Hoosier schools will be receiving their grade cards today from the state – this after the release date was pushed back due to questions by school districts as to how the grades were calculated. Public Law 221 requires this grading system for public schools, and an accountability law requires the state to takeover schools that consistently score an “F” on their report card or if they are placed in a probation category for six years in a row.
A school’s grade is based on several factors, including standardized test scores and graduation rates. While rating systems have been around since 2005, the Department of Education has added a number of new standards used to determine grades.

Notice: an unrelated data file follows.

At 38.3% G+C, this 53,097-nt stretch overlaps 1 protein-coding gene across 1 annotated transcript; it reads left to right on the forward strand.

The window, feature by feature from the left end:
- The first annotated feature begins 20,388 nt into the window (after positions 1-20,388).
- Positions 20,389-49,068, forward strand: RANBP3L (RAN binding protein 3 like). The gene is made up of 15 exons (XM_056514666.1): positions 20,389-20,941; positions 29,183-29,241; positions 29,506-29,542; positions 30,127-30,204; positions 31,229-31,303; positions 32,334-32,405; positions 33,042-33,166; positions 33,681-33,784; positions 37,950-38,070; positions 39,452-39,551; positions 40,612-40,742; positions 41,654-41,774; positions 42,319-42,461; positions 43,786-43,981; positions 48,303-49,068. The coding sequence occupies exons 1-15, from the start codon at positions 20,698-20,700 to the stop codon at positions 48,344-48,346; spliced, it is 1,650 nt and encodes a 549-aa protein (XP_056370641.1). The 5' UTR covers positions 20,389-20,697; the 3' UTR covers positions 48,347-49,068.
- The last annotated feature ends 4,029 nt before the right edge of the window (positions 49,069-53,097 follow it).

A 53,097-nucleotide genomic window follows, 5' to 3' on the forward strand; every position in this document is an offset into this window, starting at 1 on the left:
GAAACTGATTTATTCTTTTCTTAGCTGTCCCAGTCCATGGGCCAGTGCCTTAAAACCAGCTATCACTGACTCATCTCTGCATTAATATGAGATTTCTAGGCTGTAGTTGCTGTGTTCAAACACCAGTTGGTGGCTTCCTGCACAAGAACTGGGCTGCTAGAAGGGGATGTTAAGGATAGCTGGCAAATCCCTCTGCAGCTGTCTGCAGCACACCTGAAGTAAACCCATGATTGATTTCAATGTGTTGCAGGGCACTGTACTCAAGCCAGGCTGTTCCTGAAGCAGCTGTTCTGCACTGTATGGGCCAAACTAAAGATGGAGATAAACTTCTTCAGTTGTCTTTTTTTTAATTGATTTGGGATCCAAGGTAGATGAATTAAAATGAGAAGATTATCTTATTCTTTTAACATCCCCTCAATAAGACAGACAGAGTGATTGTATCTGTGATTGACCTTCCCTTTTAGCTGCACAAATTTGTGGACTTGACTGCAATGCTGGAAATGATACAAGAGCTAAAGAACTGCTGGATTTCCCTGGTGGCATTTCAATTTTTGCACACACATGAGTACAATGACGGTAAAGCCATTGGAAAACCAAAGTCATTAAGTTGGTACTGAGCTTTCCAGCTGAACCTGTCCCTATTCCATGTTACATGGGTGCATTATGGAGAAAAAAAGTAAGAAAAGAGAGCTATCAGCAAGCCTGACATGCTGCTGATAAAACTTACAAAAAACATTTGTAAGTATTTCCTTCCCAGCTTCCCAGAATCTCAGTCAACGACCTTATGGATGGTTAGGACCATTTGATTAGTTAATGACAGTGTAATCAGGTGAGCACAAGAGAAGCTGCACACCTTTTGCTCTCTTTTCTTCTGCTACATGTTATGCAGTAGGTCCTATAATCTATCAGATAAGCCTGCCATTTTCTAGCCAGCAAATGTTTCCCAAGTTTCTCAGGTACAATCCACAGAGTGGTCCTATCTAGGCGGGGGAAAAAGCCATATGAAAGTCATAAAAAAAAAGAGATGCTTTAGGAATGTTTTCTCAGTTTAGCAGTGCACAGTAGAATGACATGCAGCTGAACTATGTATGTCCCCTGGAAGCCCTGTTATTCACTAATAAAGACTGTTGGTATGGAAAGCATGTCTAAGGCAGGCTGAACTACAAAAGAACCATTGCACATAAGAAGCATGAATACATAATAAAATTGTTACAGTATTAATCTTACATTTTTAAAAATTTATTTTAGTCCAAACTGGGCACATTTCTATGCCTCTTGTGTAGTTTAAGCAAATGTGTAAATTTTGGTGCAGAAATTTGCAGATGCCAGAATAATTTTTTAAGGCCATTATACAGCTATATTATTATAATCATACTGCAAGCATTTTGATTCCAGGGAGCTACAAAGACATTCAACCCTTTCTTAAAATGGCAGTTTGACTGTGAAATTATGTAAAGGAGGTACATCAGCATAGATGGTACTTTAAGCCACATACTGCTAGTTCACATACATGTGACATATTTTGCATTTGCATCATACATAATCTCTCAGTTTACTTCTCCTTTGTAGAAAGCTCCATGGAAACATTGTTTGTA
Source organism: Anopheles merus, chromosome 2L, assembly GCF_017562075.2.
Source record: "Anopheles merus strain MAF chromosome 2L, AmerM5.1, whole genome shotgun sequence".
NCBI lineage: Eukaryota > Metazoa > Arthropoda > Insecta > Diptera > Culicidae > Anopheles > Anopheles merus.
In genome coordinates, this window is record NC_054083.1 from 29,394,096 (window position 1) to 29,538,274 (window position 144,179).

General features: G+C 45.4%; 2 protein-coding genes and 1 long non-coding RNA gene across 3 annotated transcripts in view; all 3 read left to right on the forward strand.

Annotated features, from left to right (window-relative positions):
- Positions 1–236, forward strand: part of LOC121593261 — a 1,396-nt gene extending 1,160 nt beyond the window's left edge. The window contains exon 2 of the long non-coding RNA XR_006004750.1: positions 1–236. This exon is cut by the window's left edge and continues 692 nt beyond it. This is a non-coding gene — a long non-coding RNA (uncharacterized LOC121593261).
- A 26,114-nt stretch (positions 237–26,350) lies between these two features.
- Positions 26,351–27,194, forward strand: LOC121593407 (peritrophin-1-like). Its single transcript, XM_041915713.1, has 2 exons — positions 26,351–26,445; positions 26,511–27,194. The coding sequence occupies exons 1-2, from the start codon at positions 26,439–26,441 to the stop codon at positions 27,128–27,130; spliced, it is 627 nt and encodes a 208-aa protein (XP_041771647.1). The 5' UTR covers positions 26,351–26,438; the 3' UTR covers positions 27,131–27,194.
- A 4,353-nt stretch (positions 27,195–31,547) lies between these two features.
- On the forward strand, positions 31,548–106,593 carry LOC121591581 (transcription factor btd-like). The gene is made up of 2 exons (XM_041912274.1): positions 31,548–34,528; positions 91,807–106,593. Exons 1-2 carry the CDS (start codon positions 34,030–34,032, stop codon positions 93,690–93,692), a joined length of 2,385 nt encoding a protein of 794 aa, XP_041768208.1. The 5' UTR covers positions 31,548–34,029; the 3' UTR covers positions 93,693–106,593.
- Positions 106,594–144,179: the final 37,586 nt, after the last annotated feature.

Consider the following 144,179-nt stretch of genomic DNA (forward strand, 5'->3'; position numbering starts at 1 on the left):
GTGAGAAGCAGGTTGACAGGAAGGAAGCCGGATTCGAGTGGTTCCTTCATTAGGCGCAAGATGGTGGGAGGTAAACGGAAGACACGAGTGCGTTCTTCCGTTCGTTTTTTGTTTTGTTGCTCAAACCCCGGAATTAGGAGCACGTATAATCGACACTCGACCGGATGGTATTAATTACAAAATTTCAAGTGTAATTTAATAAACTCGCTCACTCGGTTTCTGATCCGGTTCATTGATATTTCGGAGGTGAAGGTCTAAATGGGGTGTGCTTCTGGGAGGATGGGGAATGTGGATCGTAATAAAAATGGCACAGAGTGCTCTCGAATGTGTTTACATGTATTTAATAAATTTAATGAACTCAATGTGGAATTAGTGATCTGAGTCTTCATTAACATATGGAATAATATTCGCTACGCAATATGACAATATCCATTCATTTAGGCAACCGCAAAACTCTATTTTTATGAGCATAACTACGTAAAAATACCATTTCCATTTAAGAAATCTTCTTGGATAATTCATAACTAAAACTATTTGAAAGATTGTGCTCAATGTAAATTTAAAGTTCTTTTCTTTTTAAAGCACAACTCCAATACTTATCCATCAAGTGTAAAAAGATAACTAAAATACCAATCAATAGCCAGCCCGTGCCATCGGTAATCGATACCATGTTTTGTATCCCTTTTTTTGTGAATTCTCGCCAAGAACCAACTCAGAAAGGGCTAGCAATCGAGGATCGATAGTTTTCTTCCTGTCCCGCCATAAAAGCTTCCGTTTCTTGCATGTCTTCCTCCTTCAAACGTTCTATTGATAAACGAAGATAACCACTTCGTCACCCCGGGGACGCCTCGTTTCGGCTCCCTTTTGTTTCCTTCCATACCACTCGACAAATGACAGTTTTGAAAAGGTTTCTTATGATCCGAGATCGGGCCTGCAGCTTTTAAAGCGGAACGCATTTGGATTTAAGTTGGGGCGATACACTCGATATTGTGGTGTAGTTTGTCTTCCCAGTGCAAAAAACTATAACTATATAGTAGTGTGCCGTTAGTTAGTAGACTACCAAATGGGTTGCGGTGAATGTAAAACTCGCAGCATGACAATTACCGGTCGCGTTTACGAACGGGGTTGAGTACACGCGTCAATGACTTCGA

According to Department of Education Superintendent Tony Bennett, the A–F grading system allows the public to more easily understand the grades received by the school. He explained that the system was revised because of a number of objections vocalized by high schools that had received “C’s” despite high test scores. As a result, new standards such as student growth were implemented.
Schools received their preliminary grades in September, but the grades will be released to the public today. Schools have a right to appeal their rating.